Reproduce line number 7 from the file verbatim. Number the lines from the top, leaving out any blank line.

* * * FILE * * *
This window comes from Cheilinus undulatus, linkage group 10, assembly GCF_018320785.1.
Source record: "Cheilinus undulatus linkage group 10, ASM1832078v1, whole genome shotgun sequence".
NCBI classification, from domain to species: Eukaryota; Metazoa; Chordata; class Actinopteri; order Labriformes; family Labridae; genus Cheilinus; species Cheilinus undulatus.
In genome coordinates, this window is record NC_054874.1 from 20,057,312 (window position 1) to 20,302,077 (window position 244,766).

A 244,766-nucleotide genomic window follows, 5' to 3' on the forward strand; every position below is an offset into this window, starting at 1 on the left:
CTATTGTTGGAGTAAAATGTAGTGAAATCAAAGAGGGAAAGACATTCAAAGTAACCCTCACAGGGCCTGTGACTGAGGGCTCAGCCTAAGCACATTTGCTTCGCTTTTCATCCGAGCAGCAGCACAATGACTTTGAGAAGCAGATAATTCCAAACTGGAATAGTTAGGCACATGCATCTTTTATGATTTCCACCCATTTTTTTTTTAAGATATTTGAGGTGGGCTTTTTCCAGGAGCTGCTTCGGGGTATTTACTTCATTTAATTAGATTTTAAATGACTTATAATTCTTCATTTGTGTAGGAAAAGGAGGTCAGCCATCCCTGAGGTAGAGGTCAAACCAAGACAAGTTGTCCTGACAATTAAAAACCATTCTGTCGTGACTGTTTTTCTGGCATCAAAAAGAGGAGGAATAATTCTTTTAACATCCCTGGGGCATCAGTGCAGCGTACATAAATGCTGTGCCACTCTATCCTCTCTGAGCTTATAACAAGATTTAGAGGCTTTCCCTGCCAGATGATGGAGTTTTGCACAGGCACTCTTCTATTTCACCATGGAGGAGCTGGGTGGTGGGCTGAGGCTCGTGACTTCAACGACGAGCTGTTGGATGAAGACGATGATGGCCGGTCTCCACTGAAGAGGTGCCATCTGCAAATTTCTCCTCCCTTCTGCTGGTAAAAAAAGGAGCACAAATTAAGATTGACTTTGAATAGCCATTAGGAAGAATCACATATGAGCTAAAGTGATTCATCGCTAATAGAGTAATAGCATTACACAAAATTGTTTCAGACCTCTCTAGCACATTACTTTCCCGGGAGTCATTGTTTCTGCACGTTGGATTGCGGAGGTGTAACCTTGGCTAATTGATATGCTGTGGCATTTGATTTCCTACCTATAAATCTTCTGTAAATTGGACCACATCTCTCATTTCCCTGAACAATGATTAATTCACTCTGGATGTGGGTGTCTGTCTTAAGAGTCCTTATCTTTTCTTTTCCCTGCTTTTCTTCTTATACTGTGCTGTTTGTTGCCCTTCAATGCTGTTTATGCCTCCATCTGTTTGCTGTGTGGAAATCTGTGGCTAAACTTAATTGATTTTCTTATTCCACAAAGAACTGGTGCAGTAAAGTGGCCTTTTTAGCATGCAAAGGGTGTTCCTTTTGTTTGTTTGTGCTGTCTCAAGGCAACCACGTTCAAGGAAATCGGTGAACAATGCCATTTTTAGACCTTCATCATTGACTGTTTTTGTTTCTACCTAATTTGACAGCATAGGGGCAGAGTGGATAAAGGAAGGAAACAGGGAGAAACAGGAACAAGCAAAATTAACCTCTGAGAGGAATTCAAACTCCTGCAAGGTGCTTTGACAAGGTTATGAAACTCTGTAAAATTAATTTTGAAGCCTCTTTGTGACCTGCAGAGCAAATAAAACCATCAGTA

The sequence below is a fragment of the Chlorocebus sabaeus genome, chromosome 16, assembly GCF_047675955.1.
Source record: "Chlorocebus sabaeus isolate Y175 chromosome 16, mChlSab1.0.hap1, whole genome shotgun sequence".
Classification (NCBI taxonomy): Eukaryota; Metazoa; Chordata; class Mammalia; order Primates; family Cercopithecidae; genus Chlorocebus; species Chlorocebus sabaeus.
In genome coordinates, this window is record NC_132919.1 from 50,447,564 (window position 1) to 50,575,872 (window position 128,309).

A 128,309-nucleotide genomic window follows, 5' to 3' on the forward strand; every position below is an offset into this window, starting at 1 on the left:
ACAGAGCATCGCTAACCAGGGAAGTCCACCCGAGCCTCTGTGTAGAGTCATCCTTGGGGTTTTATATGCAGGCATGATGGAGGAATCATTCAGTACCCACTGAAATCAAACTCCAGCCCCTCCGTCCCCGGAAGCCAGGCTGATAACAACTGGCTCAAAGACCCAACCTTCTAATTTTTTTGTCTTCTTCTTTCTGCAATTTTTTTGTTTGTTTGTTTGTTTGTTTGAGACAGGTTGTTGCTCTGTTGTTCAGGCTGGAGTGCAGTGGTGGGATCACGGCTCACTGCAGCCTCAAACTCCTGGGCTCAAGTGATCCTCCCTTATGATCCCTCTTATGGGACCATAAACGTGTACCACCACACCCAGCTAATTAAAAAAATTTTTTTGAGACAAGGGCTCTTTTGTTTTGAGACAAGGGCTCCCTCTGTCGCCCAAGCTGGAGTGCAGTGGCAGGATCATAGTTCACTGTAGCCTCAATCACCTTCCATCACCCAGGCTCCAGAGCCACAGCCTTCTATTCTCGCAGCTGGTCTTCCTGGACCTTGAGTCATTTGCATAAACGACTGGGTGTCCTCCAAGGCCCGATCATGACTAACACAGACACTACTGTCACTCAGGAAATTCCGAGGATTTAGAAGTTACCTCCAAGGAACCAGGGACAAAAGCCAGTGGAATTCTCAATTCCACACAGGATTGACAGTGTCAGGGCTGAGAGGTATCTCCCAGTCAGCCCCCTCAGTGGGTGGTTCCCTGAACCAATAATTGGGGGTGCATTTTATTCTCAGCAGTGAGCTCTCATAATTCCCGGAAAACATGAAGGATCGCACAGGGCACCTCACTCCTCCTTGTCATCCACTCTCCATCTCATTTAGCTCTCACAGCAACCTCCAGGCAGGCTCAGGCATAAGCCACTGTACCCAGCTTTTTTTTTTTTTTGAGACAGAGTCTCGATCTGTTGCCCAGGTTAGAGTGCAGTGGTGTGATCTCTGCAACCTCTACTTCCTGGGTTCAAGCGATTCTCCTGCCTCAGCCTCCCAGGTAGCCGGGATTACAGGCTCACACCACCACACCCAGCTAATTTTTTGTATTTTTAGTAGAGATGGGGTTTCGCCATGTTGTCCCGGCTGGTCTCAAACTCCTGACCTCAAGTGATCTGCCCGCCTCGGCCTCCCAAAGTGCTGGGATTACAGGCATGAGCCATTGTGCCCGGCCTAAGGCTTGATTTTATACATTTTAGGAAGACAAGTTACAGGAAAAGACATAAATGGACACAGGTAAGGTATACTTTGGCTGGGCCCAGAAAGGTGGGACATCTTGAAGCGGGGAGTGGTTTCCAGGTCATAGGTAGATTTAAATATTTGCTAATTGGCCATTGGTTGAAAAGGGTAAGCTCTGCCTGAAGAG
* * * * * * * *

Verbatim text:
The sequence below is a fragment of the Chlorocebus sabaeus genome, chromosome 16, assembly GCF_047675955.1.